5. There are institutions that take care / fostering to the families of the condemned.

    5. profile image0
      kimberlyslyricsposted 6 years ago in reply to this

      no

  2. Cagsil profile image60
    Cagsilposted 6 years ago

    Death Penalty isn't used a deterrent. It's used as a tool for pleading out more often than not. hmm

    It's more a political tool also, so as to divide people and confuse what is in the best interests of society.

  3. profile image0
    Wentworth35posted 6 years ago

    The US has the death penalty, yet has a very high murder rate, whilst the UK has not had the death penalty for 50 years, yet murder is relatively low.

    1. wampyrii profile image76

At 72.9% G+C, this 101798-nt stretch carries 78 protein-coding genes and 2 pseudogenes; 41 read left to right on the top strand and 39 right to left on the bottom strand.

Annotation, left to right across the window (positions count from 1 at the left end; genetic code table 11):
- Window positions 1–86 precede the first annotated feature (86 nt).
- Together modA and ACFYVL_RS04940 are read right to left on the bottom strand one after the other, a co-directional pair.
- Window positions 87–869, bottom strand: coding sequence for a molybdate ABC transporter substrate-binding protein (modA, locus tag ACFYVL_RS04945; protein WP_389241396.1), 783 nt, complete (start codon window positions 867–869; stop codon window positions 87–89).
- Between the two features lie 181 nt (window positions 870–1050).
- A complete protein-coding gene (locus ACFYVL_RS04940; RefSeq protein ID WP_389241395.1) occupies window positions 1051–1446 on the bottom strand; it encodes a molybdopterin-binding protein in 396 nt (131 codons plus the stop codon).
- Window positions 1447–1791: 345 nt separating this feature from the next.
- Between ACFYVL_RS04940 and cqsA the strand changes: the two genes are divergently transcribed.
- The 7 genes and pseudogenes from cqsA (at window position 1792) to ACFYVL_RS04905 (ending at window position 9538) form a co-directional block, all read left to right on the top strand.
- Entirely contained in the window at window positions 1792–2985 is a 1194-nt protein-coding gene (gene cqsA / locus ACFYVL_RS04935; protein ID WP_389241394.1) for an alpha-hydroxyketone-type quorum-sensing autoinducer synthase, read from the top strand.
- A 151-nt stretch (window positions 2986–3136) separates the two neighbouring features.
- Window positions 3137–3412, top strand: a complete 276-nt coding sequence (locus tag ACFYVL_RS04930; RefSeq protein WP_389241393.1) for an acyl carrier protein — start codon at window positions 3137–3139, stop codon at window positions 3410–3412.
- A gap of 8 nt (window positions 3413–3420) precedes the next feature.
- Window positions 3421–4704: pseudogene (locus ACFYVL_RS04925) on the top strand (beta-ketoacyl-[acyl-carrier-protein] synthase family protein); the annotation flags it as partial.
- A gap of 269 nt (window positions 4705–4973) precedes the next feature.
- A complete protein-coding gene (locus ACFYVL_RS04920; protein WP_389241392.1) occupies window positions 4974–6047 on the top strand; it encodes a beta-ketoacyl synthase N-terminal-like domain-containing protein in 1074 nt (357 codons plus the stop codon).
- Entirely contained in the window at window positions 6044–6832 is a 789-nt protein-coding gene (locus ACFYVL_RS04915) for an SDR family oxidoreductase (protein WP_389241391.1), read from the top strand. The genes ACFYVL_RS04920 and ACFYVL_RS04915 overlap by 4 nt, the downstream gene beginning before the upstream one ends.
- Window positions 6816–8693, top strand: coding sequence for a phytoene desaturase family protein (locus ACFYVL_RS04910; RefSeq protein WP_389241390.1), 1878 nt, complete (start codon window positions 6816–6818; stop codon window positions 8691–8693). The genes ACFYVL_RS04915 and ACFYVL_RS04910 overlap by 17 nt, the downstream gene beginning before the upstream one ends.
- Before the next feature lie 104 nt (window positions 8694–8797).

wampyriiposted 6 years ago in reply to this

      And let's not forget WHY the UK abolished capital punishment in the first place. Of course, surveys now say the majority of the British people want it brought back again for certain crimes....at least until the courts screw up and we hang some more potentially innocent people again.

      1. Hollie Thomas profile image60
        Hollie Thomasposted 6 years ago in reply to this

        It's not the majority of British people. They are a section of society, not a majority.

        1. wampyrii profile image76
          wampyriiposted 6 years ago in reply to this

          A large section. The number I read was 51% in a Gallup poll, admittedly a couple of years ago. That's a majority, no? Some other polls have it 70% or higher or 99% amongst Sun readers apparently...although, no one cares what they 'think' tongue